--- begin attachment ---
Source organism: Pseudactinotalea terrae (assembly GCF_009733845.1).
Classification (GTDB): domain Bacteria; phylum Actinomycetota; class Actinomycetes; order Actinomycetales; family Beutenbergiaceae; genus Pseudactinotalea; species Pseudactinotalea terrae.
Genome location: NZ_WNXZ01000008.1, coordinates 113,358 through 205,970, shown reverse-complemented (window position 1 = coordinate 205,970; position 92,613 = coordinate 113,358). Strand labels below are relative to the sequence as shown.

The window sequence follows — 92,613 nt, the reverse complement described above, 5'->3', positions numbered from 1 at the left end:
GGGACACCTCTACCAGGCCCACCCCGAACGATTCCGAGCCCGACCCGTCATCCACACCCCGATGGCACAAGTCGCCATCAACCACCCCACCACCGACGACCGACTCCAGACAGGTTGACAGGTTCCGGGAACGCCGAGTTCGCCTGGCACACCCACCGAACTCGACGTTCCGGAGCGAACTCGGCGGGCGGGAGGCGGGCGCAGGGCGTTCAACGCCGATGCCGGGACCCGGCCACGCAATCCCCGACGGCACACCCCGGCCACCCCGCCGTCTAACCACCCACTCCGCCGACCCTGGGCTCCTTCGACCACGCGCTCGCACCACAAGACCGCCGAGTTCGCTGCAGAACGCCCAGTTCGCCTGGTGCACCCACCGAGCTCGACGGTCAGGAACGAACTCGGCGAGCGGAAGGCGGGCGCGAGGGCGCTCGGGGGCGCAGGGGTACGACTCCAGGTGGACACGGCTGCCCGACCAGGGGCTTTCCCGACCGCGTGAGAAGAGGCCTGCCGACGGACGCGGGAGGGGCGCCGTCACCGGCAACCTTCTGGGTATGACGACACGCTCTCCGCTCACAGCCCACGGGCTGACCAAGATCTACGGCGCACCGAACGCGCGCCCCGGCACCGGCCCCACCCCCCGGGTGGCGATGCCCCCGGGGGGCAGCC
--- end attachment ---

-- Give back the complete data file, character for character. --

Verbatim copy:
Source organism: Pseudactinotalea terrae (assembly GCF_009733845.1).
Classification (GTDB): domain Bacteria; phylum Actinomycetota; class Actinomycetes; order Actinomycetales; family Beutenbergiaceae; genus Pseudactinotalea; species Pseudactinotalea terrae.
Genome location: NZ_WNXZ01000008.1, coordinates 113,358 through 205,970, shown reverse-complemented (window position 1 = coordinate 205,970; position 92,613 = coordinate 113,358). Strand labels below are relative to the sequence as shown.

The window sequence follows — 92,613 nt, the reverse complement described above, 5'->3', positions numbered from 1 at the left end:
GGGACACCTCTACCAGGCCCACCCCGAACGATTCCGAGCCCGACCCGTCATCCACACCCCGATGGCACAAGTCGCCATCAACCACCCCACCACCGACGACCGACTCCAGACAGGTTGACAGGTTCCGGGAACGCCGAGTTCGCCTGGCACACCCACCGAACTCGACGTTCCGGAGCGAACTCGGCGGGCGGGAGGCGGGCGCAGGGCGTTCAACGCCGATGCCGGGACCCGGCCACGCAATCCCCGACGGCACACCCCGGCCACCCCGCCGTCTAACCACCCACTCCGCCGACCCTGGGCTCCTTCGACCACGCGCTCGCACCACAAGACCGCCGAGTTCGCTGCAGAACGCCCAGTTCGCCTGGTGCACCCACCGAGCTCGACGGTCAGGAACGAACTCGGCGAGCGGAAGGCGGGCGCGAGGGCGCTCGGGGGCGCAGGGGTACGACTCCAGGTGGACACGGCTGCCCGACCAGGGGCTTTCCCGACCGCGTGAGAAGAGGCCTGCCGACGGACGCGGGAGGGGCGCCGTCACCGGCAACCTTCTGGGTATGACGACACGCTCTCCGCTCACAGCCCACGGGCTGACCAAGATCTACGGCGCACCGAACGCGCGCCCCGGCACCGGCCCCACCCCCCGGGTGGCGATGCCCCCGGGGGGCAGCC